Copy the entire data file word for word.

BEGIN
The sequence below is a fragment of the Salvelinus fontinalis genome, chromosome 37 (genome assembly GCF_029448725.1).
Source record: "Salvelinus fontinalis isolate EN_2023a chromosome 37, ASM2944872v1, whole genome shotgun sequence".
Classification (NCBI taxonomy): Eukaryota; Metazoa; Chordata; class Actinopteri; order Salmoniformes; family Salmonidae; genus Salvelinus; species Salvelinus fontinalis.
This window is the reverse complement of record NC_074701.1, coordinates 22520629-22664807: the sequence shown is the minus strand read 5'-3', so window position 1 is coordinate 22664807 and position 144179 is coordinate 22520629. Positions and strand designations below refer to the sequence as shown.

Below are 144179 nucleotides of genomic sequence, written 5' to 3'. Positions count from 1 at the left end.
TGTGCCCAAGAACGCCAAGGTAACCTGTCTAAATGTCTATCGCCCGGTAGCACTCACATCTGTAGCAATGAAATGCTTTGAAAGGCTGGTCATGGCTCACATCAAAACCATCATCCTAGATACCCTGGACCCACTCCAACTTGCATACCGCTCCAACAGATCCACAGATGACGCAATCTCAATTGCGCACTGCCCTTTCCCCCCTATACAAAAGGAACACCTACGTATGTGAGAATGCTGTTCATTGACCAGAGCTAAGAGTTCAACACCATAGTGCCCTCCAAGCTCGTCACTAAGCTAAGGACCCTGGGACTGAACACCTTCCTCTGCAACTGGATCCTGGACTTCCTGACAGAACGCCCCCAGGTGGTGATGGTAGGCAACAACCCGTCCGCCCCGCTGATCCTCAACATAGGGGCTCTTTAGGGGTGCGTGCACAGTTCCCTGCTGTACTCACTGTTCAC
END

The sequence below is a fragment of the Salvelinus fontinalis genome, chromosome 37 (genome assembly GCF_029448725.1).
Source record: "Salvelinus fontinalis isolate EN_2023a chromosome 37, ASM2944872v1, whole genome shotgun sequence".
Classification (NCBI taxonomy): Eukaryota; Metazoa; Chordata; class Actinopteri; order Salmoniformes; family Salmonidae; genus Salvelinus; species Salvelinus fontinalis.
This window is the reverse complement of record NC_074701.1, coordinates 22520629-22664807: the sequence shown is the minus strand read 5'-3', so window position 1 is coordinate 22664807 and position 144179 is coordinate 22520629. Positions and strand designations below refer to the sequence as shown.

Below are 144179 nucleotides of genomic sequence, written 5' to 3'. Positions count from 1 at the left end.
TGTGCCCAAGAACGCCAAGGTAACCTGTCTAAATGTCTATCGCCCGGTAGCACTCACATCTGTAGCAATGAAATGCTTTGAAAGGCTGGTCATGGCTCACATCAAAACCATCATCCTAGATACCCTGGACCCACTCCAACTTGCATACCGCTCCAACAGATCCACAGATGACGCAATCTCAATTGCGCACTGCCCTTTCCCCCCTATACAAAAGGAACACCTACGTATGTGAGAATGCTGTTCATTGACCAGAGCTAAGAGTTCAACACCATAGTGCCCTCCAAGCTCGTCACTAAGCTAAGGACCCTGGGACTGAACACCTTCCTCTGCAACTGGATCCTGGACTTCCTGACAGAACGCCCCCAGGTGGTGATGGTAGGCAACAACCCGTCCGCCCCGCTGATCCTCAACATAGGGGCTCTTTAGGGGTGCGTGCACAGTTCCCTGCTGTACTCACTGTTCAC